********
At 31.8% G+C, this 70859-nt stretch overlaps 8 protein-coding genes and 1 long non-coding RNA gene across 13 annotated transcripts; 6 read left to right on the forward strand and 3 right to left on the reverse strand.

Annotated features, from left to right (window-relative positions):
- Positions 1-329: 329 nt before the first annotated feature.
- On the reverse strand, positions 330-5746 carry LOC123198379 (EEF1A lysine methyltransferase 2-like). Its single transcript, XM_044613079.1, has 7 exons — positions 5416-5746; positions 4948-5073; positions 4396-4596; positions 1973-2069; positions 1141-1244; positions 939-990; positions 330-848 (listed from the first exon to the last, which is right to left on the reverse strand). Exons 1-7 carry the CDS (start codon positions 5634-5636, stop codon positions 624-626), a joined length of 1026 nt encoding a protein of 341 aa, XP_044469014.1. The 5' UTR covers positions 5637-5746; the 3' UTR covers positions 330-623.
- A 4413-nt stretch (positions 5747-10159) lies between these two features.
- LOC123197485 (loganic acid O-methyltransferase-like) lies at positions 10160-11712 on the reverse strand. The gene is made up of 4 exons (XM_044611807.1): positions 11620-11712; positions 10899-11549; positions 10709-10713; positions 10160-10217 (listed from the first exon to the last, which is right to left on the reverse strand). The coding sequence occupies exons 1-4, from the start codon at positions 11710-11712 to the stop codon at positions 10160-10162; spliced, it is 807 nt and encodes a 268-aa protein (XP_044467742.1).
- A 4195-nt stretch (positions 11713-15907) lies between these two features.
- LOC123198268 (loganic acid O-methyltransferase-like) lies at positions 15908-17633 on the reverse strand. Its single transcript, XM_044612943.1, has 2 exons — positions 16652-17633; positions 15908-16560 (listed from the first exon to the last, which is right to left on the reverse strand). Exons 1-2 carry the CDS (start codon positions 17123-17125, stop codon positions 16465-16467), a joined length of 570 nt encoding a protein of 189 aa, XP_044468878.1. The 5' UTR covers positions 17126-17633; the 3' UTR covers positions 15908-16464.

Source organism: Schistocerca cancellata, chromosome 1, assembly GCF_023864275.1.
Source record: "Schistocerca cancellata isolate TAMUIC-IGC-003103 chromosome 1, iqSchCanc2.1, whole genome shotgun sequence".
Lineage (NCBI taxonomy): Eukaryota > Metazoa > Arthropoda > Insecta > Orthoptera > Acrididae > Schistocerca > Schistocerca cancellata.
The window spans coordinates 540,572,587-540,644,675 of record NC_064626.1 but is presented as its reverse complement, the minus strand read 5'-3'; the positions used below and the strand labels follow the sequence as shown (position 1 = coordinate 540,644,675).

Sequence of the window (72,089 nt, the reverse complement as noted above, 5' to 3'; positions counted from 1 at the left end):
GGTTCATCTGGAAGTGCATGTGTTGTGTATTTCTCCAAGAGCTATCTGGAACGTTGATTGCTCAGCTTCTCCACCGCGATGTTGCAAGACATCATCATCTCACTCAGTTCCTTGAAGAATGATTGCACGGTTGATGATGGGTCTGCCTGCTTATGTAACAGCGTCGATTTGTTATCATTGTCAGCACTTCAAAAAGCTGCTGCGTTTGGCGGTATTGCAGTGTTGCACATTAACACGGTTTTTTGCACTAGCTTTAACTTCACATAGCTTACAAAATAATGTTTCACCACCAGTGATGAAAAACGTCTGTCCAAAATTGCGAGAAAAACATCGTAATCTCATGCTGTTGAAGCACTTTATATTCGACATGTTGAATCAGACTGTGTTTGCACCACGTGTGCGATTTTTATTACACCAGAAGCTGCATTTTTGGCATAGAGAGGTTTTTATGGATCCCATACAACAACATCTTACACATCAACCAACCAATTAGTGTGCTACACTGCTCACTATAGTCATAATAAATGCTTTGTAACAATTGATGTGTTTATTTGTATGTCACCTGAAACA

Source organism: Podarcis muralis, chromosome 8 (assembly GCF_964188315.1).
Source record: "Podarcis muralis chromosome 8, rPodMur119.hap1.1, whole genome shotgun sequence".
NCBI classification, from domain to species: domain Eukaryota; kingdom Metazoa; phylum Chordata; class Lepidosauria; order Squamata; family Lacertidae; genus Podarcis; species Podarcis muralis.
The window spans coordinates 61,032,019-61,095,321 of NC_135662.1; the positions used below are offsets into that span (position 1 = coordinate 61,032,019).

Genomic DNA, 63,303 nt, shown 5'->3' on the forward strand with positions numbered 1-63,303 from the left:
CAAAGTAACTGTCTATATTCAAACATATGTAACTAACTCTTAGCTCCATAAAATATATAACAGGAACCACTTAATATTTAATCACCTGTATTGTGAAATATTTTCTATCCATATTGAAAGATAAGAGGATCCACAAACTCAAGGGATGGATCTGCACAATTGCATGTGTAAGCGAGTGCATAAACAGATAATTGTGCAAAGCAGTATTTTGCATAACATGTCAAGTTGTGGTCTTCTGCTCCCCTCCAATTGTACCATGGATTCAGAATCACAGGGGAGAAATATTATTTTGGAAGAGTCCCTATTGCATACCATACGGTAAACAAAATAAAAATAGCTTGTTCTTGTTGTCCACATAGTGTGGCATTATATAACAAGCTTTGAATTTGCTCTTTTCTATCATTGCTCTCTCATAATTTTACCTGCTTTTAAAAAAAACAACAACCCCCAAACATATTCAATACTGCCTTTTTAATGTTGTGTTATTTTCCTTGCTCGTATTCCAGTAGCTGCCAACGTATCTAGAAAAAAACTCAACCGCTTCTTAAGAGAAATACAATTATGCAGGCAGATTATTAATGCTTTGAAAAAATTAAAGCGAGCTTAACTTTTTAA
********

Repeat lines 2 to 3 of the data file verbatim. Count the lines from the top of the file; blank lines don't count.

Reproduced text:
Annotated features, from left to right (window-relative positions):
- Positions 1-329: 329 nt before the first annotated feature.